As the various WGA technologies were being established, hybrid WGA techniques combining features of PCR-based and MDA-based WGA were also becoming commercially available. The most well-known hybrid WGA methodology is PicoPLEX, originally introduced by Rubicon Genomics and now marketed as SurePlex by Illumina and a few other companies. While information on the exact principle of these commercially available kits is not easily available due to patents and continuous upgrades, they all utilize two-stage PCR. During the first preamplification stage, template DNA is amplified utilizing either: (i) non-self-complementary/self-inert primers which preclude primer dimer formation [11]; or (ii) primers allowing for the looping of full amplicons, similar to the ones used in MALBAC [20][21][22].

4. WGA Drawbacks

4.1. ADO and Incomplete Genomic Coverage

It is thought that, once the template DNA concentration falls below a certain input level, the probability of obtaining a complete template genome, especially with the expectation of uniform amplification, decreases dramatically. At very low initial DNA concentrations, random and difficult to predict (stochastic) effects dictate whether a particular genomic region will be amplified or not [23]. The so-called ‘Monte Carlo effect’ states that “the lower the abundance of any template, the less likely its true abundance will be reflected in the amplified product” [24]. Incomplete genomic coverage is apparent from such events as allelic or locus dropout—one of the major drawbacks of WGA in human PGT. The phenomenon of ADO is widely recognized—perceived from the first PGT trials performed using direct PCR—and is the main reason for adopting haplotyping—the simultaneous amplification of causative genes together with linked polymorphic markers—as the gold standard in PGT [5]. It is important to note that ADO can arise not only from incomplete genomic coverage, but also from preferential amplification of one of the alleles. Therefore, ADO is a complex phenomenon not only influenced by the molecular technique, but also inherent to single-cell applications in general.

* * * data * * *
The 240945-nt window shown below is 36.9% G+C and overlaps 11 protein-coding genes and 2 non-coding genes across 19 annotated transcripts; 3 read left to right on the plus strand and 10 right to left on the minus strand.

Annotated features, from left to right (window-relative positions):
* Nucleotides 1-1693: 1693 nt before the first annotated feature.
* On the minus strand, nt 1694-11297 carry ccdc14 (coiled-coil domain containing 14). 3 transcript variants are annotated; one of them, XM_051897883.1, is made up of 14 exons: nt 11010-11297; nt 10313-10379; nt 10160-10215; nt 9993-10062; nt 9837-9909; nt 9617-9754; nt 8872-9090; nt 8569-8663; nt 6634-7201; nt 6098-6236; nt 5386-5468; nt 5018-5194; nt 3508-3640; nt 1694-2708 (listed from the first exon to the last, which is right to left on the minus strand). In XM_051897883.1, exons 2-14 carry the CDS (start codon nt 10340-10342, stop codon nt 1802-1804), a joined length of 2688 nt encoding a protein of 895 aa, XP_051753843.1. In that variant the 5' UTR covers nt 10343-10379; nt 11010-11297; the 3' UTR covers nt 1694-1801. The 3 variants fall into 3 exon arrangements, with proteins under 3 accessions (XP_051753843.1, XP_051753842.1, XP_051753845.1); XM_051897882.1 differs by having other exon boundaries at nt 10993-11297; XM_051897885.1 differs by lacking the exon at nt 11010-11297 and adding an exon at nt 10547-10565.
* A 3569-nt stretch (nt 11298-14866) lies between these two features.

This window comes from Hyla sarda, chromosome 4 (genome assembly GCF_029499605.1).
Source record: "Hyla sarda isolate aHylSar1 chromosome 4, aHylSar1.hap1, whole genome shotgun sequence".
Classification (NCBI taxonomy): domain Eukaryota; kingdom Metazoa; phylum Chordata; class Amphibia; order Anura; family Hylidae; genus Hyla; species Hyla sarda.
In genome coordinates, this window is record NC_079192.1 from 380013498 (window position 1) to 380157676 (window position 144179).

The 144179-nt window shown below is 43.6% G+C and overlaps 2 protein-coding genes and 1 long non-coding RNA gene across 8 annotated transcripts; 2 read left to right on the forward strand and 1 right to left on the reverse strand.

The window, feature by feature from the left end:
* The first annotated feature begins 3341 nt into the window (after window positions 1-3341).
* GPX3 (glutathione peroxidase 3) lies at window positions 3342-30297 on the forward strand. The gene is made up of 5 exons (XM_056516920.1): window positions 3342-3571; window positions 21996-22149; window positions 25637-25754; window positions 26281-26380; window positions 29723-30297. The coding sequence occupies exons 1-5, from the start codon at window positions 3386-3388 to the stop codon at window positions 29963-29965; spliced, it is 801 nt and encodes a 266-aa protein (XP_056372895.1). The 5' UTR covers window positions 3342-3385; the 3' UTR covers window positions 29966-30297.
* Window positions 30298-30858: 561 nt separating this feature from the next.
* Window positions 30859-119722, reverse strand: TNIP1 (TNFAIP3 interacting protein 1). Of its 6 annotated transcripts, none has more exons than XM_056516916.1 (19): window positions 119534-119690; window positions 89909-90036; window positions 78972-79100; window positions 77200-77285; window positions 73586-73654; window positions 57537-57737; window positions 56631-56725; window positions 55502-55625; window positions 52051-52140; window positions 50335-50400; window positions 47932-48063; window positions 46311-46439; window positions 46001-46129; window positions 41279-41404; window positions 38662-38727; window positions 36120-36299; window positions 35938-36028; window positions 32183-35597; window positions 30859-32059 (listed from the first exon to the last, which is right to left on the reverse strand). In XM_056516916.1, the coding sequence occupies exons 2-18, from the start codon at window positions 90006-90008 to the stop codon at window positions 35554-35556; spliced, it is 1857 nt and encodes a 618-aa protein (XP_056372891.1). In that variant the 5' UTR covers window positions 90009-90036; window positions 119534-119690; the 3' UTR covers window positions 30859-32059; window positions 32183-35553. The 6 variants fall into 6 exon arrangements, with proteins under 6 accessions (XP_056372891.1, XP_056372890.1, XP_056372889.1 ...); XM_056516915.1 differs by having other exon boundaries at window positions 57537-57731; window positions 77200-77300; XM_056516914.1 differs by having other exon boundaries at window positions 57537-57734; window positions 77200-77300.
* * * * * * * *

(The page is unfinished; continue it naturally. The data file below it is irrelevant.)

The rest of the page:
4.2. Amplification Bias

Amplification bias, also termed PCR drift, results when certain regions/amplicons within a multitemplate reaction are preferentially amplified relative to the entire pool of potential templates [19]. As expected, the lower the concentration of the initial template, the more prominent the effects of amplification bias. Amplicon representation bias is very much affected by primer composition, i.e., degree of degeneracy of the primer. Substantial overamplification can result due to complementarity between the 3′ region of the primer and the genomic sequence [19][23].

4.3. Chimera and Non-Template Amplicons

Apart from representation bias, WGA can produce a certain degree of chimera amplicons—a kind of artificial amplicon mapping to different parts of the genome that are not physically linked. The dominant type of chimeras are intra-chromosomal translocations, suggesting that chimeras are produced by neighbouring amplicons randomly connecting on the same chromosome [25]. While the formation of chimeric PCR fragments has been attributed to MDA [26] and further demonstrated for other WGA methods [26][27], no issues arising from this phenomenon have been reported in PGT. Of note, no significant preference has been recorded in the distributions of chimeras and hotspots among chromosomes; however, preferences in overlap length and GC content have been shown to be pertinent to the sequence denaturation temperature, highlighting a direction of action for reducing chimeras [28]. Non-template amplicons are associated with contamination and are common to any amplification employing random or degenerate oligos [23]. They can be addressed by implementing good laboratory practices.

4.4. WGA-Independent Improvements

There are a few measures that can be undertaken to increase the efficiency of any WGA technique. The foremost one is to perform a trophectoderm biopsy. Irrespective of the widely demonstrated clinical benefits [29][30], performing a blastocyst stage biopsy (which implies biopsy of several trophectoderm cells) also affords a number of technical advantages compared to a single-cell biopsy with subsequent WGA. First, in comparison to a single cell, several cells increase the number of template genomes, thus smoothing the abrogating WGA effects described directly above. For example, Handyside and colleagues investigated the relationship between ADO and input cell number. They demonstrated that ADOs occurred randomly at a frequency of approximately 16% in single-cell amplifications, but were undetectable when the number of input cells was increased to 10–20 [31].